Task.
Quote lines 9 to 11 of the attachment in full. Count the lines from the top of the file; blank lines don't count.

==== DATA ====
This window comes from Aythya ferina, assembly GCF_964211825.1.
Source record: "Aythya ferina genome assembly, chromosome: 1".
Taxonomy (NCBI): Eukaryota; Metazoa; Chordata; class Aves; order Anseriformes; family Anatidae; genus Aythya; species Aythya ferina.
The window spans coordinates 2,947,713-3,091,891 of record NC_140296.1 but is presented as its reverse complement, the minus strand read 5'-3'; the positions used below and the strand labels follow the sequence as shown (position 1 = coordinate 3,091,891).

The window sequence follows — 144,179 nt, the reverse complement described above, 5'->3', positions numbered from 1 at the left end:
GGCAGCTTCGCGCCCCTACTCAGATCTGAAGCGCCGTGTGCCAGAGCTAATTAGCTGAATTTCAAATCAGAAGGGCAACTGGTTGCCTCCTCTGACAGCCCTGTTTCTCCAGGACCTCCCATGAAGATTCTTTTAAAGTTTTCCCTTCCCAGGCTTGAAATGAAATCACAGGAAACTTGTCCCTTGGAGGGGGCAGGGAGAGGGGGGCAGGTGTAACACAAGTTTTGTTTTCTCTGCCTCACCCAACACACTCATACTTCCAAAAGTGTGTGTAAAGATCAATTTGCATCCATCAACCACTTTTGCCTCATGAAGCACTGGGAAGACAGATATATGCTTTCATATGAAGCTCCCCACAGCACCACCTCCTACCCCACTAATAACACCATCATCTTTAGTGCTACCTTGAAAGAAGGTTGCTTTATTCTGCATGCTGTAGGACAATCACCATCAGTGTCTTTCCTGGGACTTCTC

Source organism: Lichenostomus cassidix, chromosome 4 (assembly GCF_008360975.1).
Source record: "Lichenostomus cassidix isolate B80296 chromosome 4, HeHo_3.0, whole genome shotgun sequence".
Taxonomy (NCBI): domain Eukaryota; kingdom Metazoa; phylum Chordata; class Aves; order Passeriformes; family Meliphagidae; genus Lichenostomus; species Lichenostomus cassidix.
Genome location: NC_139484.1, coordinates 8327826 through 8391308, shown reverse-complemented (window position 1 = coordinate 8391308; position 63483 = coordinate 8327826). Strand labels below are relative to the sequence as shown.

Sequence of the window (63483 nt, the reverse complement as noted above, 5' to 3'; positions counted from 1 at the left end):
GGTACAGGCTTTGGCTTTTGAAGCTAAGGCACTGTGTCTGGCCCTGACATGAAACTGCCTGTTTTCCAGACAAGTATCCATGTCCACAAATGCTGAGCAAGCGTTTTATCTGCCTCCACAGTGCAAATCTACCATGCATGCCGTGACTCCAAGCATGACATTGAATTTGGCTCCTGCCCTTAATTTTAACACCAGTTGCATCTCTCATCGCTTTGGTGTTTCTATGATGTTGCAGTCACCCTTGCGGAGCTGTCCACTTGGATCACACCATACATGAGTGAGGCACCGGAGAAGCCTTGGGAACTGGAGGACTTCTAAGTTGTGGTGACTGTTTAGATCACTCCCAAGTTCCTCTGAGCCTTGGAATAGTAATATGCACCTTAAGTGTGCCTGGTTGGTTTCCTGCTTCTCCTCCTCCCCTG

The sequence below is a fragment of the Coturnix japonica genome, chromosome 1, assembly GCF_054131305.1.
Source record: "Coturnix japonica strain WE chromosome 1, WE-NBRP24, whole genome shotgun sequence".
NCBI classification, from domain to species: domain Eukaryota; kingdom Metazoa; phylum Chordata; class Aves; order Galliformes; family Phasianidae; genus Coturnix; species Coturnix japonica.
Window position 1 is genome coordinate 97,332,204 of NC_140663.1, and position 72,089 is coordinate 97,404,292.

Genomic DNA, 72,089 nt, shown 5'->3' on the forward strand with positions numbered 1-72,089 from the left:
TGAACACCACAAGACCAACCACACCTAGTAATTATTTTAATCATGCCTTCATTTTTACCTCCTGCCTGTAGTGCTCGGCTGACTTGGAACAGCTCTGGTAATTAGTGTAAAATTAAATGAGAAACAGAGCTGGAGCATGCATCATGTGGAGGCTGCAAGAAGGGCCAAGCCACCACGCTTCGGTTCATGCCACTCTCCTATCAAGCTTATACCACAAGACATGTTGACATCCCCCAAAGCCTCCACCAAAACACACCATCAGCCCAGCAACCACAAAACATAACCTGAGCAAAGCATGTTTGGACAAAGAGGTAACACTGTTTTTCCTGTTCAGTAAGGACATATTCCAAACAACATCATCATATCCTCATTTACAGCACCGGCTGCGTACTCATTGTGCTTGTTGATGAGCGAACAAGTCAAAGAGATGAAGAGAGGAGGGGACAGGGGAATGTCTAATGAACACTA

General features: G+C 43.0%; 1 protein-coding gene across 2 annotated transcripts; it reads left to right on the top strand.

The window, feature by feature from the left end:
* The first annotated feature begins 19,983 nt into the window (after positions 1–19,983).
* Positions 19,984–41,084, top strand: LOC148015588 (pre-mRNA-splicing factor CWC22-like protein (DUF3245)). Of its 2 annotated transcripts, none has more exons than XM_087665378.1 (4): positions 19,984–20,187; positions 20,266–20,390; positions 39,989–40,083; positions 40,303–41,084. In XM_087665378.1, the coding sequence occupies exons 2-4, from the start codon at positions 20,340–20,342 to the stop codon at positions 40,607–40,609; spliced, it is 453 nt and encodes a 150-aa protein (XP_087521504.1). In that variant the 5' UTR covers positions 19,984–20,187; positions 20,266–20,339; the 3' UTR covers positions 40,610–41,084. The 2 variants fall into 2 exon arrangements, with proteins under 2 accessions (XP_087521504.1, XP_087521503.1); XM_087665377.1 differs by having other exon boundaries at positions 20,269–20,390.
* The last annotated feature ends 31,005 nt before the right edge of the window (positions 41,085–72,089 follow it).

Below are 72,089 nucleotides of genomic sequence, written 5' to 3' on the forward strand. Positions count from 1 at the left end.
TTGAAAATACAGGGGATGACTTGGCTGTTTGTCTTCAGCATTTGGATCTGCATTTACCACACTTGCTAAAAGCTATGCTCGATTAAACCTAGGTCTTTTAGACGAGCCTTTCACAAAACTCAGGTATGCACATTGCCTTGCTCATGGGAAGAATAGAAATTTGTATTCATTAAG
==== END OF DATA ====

Taxonomy (NCBI): domain Eukaryota; kingdom Metazoa; phylum Chordata; class Aves; order Passeriformes; family Meliphagidae; genus Lichenostomus; species Lichenostomus cassidix.
Genome location: NC_139484.1, coordinates 8327826 through 8391308, shown reverse-complemented (window position 1 = coordinate 8391308; position 63483 = coordinate 8327826). Strand labels below are relative to the sequence as shown.

Sequence of the window (63483 nt, the reverse complement as noted above, 5' to 3'; positions counted from 1 at the left end):